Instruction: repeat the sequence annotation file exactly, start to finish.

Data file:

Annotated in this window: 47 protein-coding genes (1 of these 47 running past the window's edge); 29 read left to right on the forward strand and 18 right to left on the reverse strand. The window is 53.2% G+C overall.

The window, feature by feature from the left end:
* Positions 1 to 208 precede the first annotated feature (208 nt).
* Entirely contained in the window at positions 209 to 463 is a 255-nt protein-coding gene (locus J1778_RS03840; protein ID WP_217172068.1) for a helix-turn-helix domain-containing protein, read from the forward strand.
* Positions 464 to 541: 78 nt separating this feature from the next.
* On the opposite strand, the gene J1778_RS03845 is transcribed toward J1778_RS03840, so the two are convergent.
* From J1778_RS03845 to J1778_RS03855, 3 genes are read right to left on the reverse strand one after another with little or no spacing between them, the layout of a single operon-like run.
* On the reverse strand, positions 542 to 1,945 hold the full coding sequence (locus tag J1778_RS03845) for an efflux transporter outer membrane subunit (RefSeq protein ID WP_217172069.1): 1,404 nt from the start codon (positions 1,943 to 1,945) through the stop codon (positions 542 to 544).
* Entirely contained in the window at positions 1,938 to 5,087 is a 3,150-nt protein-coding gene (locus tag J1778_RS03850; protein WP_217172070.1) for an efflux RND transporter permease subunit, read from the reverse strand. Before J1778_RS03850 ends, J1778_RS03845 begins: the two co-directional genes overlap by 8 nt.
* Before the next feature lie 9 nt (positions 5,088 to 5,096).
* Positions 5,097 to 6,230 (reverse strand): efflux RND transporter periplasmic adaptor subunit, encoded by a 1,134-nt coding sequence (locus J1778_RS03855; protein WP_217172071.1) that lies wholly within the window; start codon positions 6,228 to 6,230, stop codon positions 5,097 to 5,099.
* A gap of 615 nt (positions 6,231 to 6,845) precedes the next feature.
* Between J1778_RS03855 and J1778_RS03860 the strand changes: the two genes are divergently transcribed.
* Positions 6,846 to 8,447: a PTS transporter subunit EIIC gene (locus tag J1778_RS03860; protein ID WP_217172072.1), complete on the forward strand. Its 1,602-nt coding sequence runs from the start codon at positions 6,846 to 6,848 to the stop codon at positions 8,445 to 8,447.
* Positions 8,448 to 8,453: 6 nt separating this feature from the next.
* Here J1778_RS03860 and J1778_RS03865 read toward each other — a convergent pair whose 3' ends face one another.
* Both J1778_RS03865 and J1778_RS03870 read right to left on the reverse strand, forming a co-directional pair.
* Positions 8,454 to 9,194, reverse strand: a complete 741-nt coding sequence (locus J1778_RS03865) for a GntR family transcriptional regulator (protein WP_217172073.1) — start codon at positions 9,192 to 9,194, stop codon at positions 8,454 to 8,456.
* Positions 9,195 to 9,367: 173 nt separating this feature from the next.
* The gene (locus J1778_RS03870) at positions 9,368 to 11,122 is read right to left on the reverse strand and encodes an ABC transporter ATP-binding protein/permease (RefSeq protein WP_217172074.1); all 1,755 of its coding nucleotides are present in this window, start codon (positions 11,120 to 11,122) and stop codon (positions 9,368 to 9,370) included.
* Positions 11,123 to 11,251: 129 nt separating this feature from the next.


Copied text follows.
Annotated in this window: 47 protein-coding genes (1 of these 47 running past the window's edge); 29 read left to right on the forward strand and 18 right to left on the reverse strand. The window is 53.2% G+C overall.

The window, feature by feature from the left end:
* Positions 1 to 208 precede the first annotated feature (208 nt).
* Entirely contained in the window at positions 209 to 463 is a 255-nt protein-coding gene (locus J1778_RS03840; protein ID WP_217172068.1) for a helix-turn-helix domain-containing protein, read from the forward strand.
* Positions 464 to 541: 78 nt separating this feature from the next.
* On the opposite strand, the gene J1778_RS03845 is transcribed toward J1778_RS03840, so the two are convergent.
* From J1778_RS03845 to J1778_RS03855, 3 genes are read right to left on the reverse strand one after another with little or no spacing between them, the layout of a single operon-like run.
* On the reverse strand, positions 542 to 1,945 hold the full coding sequence (locus tag J1778_RS03845) for an efflux transporter outer membrane subunit (RefSeq protein ID WP_217172069.1): 1,404 nt from the start codon (positions 1,943 to 1,945) through the stop codon (positions 542 to 544).
* Entirely contained in the window at positions 1,938 to 5,087 is a 3,150-nt protein-coding gene (locus tag J1778_RS03850; protein WP_217172070.1) for an efflux RND transporter permease subunit, read from the reverse strand. Before J1778_RS03850 ends, J1778_RS03845 begins: the two co-directional genes overlap by 8 nt.
* Before the next feature lie 9 nt (positions 5,088 to 5,096).
* Positions 5,097 to 6,230 (reverse strand): efflux RND transporter periplasmic adaptor subunit, encoded by a 1,134-nt coding sequence (locus J1778_RS03855; protein WP_217172071.1) that lies wholly within the window; start codon positions 6,228 to 6,230, stop codon positions 5,097 to 5,099.
* A gap of 615 nt (positions 6,231 to 6,845) precedes the next feature.
* Between J1778_RS03855 and J1778_RS03860 the strand changes: the two genes are divergently transcribed.
* Positions 6,846 to 8,447: a PTS transporter subunit EIIC gene (locus tag J1778_RS03860; protein ID WP_217172072.1), complete on the forward strand. Its 1,602-nt coding sequence runs from the start codon at positions 6,846 to 6,848 to the stop codon at positions 8,445 to 8,447.
* Positions 8,448 to 8,453: 6 nt separating this feature from the next.
* Here J1778_RS03860 and J1778_RS03865 read toward each other — a convergent pair whose 3' ends face one another.
* Both J1778_RS03865 and J1778_RS03870 read right to left on the reverse strand, forming a co-directional pair.
* Positions 8,454 to 9,194, reverse strand: a complete 741-nt coding sequence (locus J1778_RS03865) for a GntR family transcriptional regulator (protein WP_217172073.1) — start codon at positions 9,192 to 9,194, stop codon at positions 8,454 to 8,456.
* Positions 9,195 to 9,367: 173 nt separating this feature from the next.
* The gene (locus J1778_RS03870) at positions 9,368 to 11,122 is read right to left on the reverse strand and encodes an ABC transporter ATP-binding protein/permease (RefSeq protein WP_217172074.1); all 1,755 of its coding nucleotides are present in this window, start codon (positions 11,120 to 11,122) and stop codon (positions 9,368 to 9,370) included.
* Positions 11,123 to 11,251: 129 nt separating this feature from the next.